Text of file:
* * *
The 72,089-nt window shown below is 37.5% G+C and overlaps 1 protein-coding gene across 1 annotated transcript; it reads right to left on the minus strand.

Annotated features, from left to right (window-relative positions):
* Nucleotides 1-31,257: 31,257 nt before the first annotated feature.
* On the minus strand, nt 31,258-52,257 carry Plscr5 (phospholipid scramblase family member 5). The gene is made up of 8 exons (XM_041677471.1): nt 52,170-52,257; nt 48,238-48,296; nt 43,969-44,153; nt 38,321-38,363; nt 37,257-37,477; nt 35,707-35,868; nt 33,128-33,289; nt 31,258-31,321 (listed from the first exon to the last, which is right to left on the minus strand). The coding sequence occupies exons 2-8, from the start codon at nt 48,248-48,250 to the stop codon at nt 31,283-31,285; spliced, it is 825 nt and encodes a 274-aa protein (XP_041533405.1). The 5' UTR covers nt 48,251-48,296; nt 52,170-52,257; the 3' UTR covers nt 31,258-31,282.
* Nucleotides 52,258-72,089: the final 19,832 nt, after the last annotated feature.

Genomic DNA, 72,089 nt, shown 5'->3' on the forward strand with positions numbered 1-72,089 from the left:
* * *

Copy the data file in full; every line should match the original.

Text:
The 72,089-nt window shown below is 37.5% G+C and overlaps 1 protein-coding gene across 1 annotated transcript; it reads right to left on the minus strand.

Annotated features, from left to right (window-relative positions):
* Nucleotides 1-31,257: 31,257 nt before the first annotated feature.
* On the minus strand, nt 31,258-52,257 carry Plscr5 (phospholipid scramblase family member 5). The gene is made up of 8 exons (XM_041677471.1): nt 52,170-52,257; nt 48,238-48,296; nt 43,969-44,153; nt 38,321-38,363; nt 37,257-37,477; nt 35,707-35,868; nt 33,128-33,289; nt 31,258-31,321 (listed from the first exon to the last, which is right to left on the minus strand). The coding sequence occupies exons 2-8, from the start codon at nt 48,248-48,250 to the stop codon at nt 31,283-31,285; spliced, it is 825 nt and encodes a 274-aa protein (XP_041533405.1). The 5' UTR covers nt 48,251-48,296; nt 52,170-52,257; the 3' UTR covers nt 31,258-31,282.
* Nucleotides 52,258-72,089: the final 19,832 nt, after the last annotated feature.

Genomic DNA, 72,089 nt, shown 5'->3' on the forward strand with positions numbered 1-72,089 from the left: